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15 August 2019, 13:02 | Updated: 15 August 2019, 13:06
The Scottish FA has published its new strategy for protecting children following a review into sexual abuse in football.
The Child Wellbeing and Protection Strategy aims to be "the catalyst for the transformational change" after a report concluded "football had not always been a safe place" for young people playing the game.
Within the five-year plan, the Scottish FA has pledged to implement a system to ensure protection for children and young people at all levels of the sport, in addition to becoming more accountable for their safety and well-being.
Ian Maxwell, chief executive of the Scottish FA, said: "In 2016, the Scottish FA commissioned an independent review into sexual abuse in Scottish football.
"The interim report, published in 2018, reported that football had not always been a safe place for some of the children and young people involved in our game.
"The recommendations highlighted that the safety and well-being of children and young people in our sport needed to be prioritised at every level of the game."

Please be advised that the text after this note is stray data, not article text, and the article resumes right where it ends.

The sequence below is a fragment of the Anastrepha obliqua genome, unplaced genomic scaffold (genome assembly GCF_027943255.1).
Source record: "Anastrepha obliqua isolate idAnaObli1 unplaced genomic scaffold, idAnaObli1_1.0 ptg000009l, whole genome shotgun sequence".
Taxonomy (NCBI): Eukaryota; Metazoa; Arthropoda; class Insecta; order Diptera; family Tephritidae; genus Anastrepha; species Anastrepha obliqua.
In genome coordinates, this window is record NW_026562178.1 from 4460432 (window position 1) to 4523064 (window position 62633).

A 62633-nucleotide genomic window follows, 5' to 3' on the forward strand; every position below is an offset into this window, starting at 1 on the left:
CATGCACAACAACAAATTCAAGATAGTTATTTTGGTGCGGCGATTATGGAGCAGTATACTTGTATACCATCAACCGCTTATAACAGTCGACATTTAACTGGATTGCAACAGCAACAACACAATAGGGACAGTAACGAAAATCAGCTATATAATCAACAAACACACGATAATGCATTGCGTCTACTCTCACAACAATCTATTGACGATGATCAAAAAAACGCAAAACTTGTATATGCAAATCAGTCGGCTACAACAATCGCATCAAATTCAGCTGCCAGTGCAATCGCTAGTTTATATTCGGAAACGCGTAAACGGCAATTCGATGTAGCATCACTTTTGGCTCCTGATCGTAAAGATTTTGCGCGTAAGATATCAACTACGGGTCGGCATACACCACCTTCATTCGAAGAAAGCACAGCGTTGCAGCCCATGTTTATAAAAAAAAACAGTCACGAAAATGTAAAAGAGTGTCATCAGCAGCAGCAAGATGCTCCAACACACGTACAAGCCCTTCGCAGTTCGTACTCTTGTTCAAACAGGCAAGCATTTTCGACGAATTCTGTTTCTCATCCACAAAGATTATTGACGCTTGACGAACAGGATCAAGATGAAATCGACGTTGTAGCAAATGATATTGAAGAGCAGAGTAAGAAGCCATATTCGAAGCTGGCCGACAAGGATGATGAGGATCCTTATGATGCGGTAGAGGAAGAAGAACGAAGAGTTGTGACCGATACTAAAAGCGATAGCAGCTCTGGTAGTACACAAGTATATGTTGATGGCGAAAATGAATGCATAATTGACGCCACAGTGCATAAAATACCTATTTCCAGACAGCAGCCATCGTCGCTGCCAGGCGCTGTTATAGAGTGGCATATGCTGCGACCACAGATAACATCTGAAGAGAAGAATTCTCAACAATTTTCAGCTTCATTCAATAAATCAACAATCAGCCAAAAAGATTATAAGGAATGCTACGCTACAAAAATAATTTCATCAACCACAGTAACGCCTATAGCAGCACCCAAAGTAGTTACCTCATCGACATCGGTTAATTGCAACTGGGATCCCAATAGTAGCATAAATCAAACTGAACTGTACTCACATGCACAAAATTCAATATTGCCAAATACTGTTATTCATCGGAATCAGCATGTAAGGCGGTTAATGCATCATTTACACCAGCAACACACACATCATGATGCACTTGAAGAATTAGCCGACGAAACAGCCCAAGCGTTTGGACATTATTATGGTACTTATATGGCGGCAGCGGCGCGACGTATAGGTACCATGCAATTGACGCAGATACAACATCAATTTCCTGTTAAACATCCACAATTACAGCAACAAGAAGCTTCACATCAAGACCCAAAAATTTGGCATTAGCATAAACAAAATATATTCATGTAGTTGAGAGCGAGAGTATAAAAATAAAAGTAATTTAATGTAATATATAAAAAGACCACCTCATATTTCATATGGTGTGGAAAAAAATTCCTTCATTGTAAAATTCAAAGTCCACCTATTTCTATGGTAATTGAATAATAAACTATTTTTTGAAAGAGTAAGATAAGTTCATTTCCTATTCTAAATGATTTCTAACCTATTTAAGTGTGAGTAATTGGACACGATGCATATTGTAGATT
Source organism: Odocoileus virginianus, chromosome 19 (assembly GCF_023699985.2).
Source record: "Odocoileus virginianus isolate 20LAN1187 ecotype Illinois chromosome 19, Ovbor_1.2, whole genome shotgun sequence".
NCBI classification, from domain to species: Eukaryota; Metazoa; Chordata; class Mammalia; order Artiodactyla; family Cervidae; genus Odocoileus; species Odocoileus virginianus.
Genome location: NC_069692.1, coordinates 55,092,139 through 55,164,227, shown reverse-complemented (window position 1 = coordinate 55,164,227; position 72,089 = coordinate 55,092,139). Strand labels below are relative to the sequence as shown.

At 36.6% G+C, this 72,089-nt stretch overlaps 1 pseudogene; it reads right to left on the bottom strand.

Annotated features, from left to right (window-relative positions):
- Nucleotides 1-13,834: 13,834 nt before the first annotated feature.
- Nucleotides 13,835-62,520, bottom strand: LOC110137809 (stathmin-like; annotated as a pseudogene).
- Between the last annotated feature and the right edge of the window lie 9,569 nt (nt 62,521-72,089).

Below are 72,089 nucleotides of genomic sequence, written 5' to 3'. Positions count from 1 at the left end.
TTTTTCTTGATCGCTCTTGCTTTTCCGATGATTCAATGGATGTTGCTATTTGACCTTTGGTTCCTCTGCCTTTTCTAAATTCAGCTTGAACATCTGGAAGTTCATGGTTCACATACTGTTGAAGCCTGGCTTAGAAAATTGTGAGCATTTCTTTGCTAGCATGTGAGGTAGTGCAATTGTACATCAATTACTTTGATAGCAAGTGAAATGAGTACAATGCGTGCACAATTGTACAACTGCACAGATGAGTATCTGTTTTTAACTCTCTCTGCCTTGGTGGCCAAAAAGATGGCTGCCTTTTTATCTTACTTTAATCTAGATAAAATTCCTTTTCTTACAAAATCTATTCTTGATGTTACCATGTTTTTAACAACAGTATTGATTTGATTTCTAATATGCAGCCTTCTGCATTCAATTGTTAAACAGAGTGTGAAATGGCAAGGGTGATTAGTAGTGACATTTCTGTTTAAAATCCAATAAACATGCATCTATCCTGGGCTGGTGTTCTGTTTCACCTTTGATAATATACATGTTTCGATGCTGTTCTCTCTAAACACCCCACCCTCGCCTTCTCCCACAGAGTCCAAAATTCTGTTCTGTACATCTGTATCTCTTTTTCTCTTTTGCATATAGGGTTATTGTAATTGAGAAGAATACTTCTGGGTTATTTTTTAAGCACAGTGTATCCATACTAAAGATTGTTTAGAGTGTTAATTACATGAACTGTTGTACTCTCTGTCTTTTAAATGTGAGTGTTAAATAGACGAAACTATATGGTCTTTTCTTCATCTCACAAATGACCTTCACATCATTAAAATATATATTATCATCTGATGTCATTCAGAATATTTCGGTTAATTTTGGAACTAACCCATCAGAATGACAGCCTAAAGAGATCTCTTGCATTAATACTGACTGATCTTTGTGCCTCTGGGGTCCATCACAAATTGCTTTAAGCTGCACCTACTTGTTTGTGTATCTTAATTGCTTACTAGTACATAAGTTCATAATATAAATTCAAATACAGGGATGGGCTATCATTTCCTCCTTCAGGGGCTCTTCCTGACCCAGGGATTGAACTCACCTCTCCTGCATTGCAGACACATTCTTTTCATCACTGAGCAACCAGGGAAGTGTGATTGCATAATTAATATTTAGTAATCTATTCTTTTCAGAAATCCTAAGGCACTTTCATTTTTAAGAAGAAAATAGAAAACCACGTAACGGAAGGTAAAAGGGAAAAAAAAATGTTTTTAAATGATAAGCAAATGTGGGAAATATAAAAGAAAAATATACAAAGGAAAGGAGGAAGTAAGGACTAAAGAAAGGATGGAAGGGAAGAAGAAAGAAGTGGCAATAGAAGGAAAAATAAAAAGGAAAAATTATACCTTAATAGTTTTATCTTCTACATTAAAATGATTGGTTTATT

He added: "As a board, we are extremely grateful to everyone who took part in the independent review and who has therefore provided the catalyst for the transformational change that this strategy seeks to achieve.
"The Scottish FA board is pleased to introduce this five-year strategy for Scottish football and we extend our thanks to all those who took part in its construction.
"We look forward to receiving and scrutinising updates on its implementation and to fulfilling our leadership role across the game in this essential area of Scottish football."
The strategy's launch coincided with the hosting of the Scottish FA's second meeting of child well-being and protection officers, who are tasked with developing and introducing safeguards for young footballers.
Mr Maxwell was joined at the network meeting by Minister for Children and Young People Maree Todd; chairwoman of the independent advisory board Jackie Brock; Community Justice Scotland chief executive Karyn McCluskey; Martin Henry, who chaired the independent review, and Paul Stewart, the former Tottenham Hotspur player and abuse survivor.
The SFA chief executive said: "As Scotland's national sport, we have known for a long time about the positive impact football can have on children and young people.
"It can impact on all of the national indicators of a child's well-being - that she or he is safe, healthy, achieving, nurtured, active, respected, responsible and included.
"Above all our children and young people should love being involved in football, enjoying and having fun in whatever way they choose to participate.
"This can only come about if they feel - and are - safe."